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In this lecture I argue for the value of a self-regulatory approach to law and criminal justice. I do so by first describing and critiquing the dominant approachto regulation in use today: deterrence. I suggest that in practice this model is costly and minimally effective in securing compliance with the law and motivating the acceptance of decisions made by police officers and judges. I then outline a different, self- regulatory model which focuses on engaging people's values as a basis for motivating voluntary deference to the law. I review empirical research suggesting that this strategy is both viable and more desirable than current sanction-based approaches. My argument is that this approach is particularly important when the goal is voluntary compliance with the law and/or willing cooperation with legal authorities.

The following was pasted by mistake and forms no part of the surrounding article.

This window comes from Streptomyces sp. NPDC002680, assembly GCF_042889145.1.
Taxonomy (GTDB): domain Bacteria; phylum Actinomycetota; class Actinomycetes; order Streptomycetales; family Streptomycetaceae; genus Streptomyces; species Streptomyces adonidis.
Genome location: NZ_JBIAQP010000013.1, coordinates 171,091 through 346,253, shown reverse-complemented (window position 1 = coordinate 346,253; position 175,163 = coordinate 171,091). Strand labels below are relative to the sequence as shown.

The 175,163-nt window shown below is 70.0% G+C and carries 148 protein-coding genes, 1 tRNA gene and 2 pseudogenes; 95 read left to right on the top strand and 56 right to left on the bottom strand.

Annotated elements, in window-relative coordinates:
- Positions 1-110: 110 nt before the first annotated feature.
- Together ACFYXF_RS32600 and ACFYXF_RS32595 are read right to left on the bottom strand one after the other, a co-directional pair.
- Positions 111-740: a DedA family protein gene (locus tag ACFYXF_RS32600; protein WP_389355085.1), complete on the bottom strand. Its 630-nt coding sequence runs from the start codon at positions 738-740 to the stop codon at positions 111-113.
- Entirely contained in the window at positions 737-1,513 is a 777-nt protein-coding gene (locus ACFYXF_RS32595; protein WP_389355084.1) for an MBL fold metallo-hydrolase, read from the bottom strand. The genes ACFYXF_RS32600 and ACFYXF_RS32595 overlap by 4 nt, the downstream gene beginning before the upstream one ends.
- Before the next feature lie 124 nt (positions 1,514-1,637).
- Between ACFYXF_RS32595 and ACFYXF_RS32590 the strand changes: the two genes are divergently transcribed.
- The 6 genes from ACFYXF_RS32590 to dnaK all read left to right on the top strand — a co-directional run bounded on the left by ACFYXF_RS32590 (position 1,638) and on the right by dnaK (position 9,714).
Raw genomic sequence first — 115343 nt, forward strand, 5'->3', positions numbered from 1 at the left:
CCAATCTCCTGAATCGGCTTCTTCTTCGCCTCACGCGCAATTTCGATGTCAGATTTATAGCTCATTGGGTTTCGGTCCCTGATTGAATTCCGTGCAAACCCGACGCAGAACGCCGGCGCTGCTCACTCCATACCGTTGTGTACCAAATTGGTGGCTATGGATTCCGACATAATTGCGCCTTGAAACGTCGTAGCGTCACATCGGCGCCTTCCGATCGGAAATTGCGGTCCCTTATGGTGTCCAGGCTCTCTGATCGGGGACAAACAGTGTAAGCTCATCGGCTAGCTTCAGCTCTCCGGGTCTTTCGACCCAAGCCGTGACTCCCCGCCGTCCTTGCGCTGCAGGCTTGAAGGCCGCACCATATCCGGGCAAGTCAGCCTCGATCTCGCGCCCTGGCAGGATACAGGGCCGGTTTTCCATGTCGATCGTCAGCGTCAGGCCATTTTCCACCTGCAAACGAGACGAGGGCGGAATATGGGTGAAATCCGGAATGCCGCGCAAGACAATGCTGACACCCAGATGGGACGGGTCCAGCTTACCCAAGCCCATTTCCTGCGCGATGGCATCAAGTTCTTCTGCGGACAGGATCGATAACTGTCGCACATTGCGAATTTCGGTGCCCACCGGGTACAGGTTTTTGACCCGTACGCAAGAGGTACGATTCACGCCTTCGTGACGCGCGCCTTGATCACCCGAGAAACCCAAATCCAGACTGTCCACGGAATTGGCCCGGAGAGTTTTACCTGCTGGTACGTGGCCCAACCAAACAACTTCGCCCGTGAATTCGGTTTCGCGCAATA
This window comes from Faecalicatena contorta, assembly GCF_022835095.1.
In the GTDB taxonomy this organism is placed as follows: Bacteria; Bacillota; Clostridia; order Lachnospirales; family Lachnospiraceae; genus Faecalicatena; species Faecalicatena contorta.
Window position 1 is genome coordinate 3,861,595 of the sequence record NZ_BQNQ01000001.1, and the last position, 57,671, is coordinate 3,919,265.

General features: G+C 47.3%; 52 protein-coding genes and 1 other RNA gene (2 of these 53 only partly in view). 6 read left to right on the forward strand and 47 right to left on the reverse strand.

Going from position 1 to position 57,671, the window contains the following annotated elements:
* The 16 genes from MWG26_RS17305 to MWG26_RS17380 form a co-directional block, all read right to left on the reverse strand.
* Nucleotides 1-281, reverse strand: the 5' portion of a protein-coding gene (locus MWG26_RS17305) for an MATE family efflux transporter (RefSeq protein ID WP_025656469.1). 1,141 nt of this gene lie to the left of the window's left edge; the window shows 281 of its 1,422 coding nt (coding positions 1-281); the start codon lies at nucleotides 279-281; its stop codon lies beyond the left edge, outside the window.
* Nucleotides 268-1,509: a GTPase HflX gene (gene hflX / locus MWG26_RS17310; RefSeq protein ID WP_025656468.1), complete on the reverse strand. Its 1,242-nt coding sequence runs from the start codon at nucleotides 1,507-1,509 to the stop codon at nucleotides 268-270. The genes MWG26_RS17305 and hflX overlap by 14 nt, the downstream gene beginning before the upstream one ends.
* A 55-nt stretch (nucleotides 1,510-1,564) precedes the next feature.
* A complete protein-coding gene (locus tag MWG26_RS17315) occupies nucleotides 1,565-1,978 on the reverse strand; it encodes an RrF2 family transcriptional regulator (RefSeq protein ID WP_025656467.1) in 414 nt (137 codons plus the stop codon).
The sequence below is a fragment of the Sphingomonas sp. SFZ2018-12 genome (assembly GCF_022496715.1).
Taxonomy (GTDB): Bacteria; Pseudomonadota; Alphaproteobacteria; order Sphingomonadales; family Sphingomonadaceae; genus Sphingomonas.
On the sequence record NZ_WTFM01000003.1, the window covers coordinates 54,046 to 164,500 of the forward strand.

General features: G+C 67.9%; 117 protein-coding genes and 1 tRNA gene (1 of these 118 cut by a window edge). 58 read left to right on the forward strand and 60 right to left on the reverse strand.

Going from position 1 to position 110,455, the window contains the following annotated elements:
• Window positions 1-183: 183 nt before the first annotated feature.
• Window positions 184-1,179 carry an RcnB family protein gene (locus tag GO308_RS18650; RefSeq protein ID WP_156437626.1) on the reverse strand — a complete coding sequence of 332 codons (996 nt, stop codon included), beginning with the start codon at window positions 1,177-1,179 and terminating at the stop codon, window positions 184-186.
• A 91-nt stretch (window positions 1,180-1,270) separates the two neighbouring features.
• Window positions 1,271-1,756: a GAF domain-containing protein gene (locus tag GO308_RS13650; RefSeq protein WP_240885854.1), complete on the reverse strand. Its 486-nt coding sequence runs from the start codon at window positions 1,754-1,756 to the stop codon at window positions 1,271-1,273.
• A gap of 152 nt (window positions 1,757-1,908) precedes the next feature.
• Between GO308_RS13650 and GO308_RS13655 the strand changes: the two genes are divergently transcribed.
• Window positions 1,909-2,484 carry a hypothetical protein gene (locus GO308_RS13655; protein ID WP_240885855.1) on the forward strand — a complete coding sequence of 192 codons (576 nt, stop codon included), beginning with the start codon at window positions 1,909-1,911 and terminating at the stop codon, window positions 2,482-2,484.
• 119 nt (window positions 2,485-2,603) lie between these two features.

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Legitimacy and criminal justice: The benefits of self-regulation, 7 Ohio State Journal of Criminal Law 307-359 (2009)

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